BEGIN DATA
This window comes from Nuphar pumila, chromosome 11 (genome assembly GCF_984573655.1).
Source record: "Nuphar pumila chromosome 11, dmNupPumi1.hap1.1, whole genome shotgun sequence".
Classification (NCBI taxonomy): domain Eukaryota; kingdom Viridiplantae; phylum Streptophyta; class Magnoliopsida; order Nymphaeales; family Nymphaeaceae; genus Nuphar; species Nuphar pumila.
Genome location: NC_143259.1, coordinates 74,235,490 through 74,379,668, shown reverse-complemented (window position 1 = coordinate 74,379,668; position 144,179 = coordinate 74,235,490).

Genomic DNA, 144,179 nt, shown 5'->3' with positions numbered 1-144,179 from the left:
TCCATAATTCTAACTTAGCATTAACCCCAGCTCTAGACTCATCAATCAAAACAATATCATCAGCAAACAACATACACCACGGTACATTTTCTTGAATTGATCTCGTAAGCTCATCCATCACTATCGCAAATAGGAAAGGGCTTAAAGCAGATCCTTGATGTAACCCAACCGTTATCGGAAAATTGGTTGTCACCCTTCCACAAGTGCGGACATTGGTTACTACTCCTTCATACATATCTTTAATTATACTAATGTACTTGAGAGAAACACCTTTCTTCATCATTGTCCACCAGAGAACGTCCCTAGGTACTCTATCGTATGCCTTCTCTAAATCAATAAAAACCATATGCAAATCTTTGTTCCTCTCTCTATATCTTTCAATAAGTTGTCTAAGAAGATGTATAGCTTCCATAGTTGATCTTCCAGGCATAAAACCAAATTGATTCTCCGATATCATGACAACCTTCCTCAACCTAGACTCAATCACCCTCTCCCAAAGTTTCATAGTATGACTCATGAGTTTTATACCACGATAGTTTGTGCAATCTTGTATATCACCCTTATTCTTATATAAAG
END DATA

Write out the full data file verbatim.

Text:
This window comes from Nuphar pumila, chromosome 11 (genome assembly GCF_984573655.1).
Source record: "Nuphar pumila chromosome 11, dmNupPumi1.hap1.1, whole genome shotgun sequence".
Classification (NCBI taxonomy): domain Eukaryota; kingdom Viridiplantae; phylum Streptophyta; class Magnoliopsida; order Nymphaeales; family Nymphaeaceae; genus Nuphar; species Nuphar pumila.
Genome location: NC_143259.1, coordinates 74,235,490 through 74,379,668, shown reverse-complemented (window position 1 = coordinate 74,379,668; position 144,179 = coordinate 74,235,490).

Genomic DNA, 144,179 nt, shown 5'->3' with positions numbered 1-144,179 from the left:
TCCATAATTCTAACTTAGCATTAACCCCAGCTCTAGACTCATCAATCAAAACAATATCATCAGCAAACAACATACACCACGGTACATTTTCTTGAATTGATCTCGTAAGCTCATCCATCACTATCGCAAATAGGAAAGGGCTTAAAGCAGATCCTTGATGTAACCCAACCGTTATCGGAAAATTGGTTGTCACCCTTCCACAAGTGCGGACATTGGTTACTACTCCTTCATACATATCTTTAATTATACTAATGTACTTGAGAGAAACACCTTTCTTCATCATTGTCCACCAGAGAACGTCCCTAGGTACTCTATCGTATGCCTTCTCTAAATCAATAAAAACCATATGCAAATCTTTGTTCCTCTCTCTATATCTTTCAATAAGTTGTCTAAGAAGATGTATAGCTTCCATAGTTGATCTTCCAGGCATAAAACCAAATTGATTCTCCGATATCATGACAACCTTCCTCAACCTAGACTCAATCACCCTCTCCCAAAGTTTCATAGTATGACTCATGAGTTTTATACCACGATAGTTTGTGCAATCTTGTATATCACCCTTATTCTTATATAAAG